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Motivation File: Stay Creative, Not Critical

I was listening to a recording of a talk given by Keith Drury, one of my favorite mentors from years ago. In his talk, he brought up a concept I want to relay to you in this blog post. It’s called “Motivation File.” This little idea is one I have practiced for almost three decades now, thanks to Keith. I hope you like it too.

Thought

The idea is built off of three basic notions:

  1. Creative people can tend to be critical.

Why? Because they can see what others cannot see. They seem to be able to envision how to make things better, how to improve products, events, music, ideas and art. Because they are so imaginative, they don’t know why others don’t find ways to improve their current “mediocre” work.

  1. Criticism is de-motivating.

I probably don’t need to convince you of this one. When you or someone else becomes critical, the atmosphere can get negative. The more criticism there is, the greater the chance that things turn sour and become de-motivating. This can have an adverse affect on anyone.

  1. The more creative you are, the greater your risk of de-motivation.

Therefore, if the first two notions above are accurate, then creative people are vulnerable to being a bit disheartened and unmotivated. If A = B, and B = C, then A = C. Let’s face it. There’s nothing more common than creative people who sit around and do nothing with their talent.
To combat this, we need to start a “Motivation File.” This means, the moment you see something that could be better, instead of saying: “These people don’t get it. I don’t know why they do that. They should…”

Instead, grab something to write on and begin with the statement: “In this situation, I would…” Never again criticize others for not doing something right or improving current realities. Turn it around into a positive. Jot notes to yourself about what YOU would do if you were in charge. Then, throw that idea into a file. Perhaps it could even remain on your Smart phone. Wherever you put it, the mere act of writing it down and filing it away can channel your emotional energy from negative and critical to positive and creative. Then, when you do get an opportunity, you have a “garden” of ideas to pull from. It’s a motivation file.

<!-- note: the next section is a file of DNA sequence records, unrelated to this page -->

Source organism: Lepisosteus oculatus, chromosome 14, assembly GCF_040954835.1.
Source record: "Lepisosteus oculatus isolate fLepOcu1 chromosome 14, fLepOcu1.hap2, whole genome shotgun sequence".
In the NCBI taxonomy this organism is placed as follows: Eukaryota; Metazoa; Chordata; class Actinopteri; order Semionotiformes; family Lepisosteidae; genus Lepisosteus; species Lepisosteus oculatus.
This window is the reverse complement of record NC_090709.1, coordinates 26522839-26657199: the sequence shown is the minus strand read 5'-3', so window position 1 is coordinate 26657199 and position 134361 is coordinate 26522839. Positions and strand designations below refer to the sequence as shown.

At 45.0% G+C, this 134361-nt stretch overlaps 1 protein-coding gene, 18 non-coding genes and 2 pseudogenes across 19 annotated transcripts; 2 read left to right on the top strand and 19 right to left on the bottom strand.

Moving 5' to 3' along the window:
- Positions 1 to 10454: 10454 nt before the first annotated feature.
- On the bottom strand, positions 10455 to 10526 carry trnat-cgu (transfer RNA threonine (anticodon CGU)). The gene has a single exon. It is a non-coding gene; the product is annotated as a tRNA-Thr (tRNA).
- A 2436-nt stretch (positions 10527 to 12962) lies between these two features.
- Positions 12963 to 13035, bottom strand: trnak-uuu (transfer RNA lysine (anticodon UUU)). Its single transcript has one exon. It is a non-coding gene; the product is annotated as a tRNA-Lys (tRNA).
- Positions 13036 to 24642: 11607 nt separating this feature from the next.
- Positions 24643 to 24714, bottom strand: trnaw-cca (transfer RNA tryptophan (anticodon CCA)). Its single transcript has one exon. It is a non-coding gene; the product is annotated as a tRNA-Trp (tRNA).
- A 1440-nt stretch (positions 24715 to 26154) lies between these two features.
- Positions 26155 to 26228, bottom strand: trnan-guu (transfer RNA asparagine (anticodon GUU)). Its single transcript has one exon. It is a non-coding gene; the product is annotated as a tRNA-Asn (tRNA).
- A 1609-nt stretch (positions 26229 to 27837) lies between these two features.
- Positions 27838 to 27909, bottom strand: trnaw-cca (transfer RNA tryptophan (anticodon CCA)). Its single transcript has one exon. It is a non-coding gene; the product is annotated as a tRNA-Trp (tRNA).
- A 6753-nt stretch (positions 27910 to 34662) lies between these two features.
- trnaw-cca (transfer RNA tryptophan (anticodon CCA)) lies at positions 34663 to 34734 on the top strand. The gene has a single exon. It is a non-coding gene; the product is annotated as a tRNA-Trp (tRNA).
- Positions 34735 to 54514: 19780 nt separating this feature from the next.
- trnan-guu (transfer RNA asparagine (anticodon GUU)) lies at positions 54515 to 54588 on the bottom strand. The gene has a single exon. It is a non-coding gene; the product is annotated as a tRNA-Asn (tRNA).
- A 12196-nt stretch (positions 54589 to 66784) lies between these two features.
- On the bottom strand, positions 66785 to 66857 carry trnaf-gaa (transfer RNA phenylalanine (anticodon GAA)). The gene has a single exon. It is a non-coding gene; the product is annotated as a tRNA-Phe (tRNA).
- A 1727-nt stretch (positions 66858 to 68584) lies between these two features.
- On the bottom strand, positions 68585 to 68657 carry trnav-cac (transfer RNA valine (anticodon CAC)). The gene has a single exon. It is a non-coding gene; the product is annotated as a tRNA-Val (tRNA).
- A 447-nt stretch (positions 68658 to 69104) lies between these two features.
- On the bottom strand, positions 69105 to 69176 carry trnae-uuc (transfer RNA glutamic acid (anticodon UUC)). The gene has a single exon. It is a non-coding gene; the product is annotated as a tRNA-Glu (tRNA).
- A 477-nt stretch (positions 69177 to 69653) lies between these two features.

Try it this week and see if it just might be more motivating for you, and keep those creative juices flowing.

2 Comments

  1. Tess on May 9, 2014 at 2:19 pm

    that’s absolutely true! and the story of my love. I’ve quit job that I had been the only one to endure the hiring process and get in because I felt not heard and unappreciated for my wonderful ideas on how to make simply everything better… I’ve put myself in so many misunderstandings when I was just trying to help people and they’d resent me for it… it is not always great being able to see new and improved ways of doing things… and it is the first time I’ve ever seen anybody aknowledge this as an existing fact. I thought it was me, my fault and something that would only happen to me. To know that is observable in others like me as well does give some comfort. And the advice is also welcome: I’ll keep it in and write it down. Enough with trying to help others when they are not seeking any help and believe to be just fine the way they are or do things, in the hopes to be liked and then never getting it!

  2. R on May 10, 2014 at 9:05 am

    Thanks for this idea! I am in a position where this could be a game-changer for me in managing my attitude/frustration with the things I “see”. I’m in an under-employed season so I often feel frustrated when I either do not have the opportunity to personally affect change or need to be patient and not overwhelm others who “see” but are more realistic given the circumstances.. Reality is, in our culture, the things I “see” as tweaks or planning considerations are not a priority AND I still need a way to validate and release the mental traffic and move on. This file idea is one I unthinkingly used in the past and it was really helpful when leadership changed and my ideas were welcomed.

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Motivation File: Stay Creative, Not Critical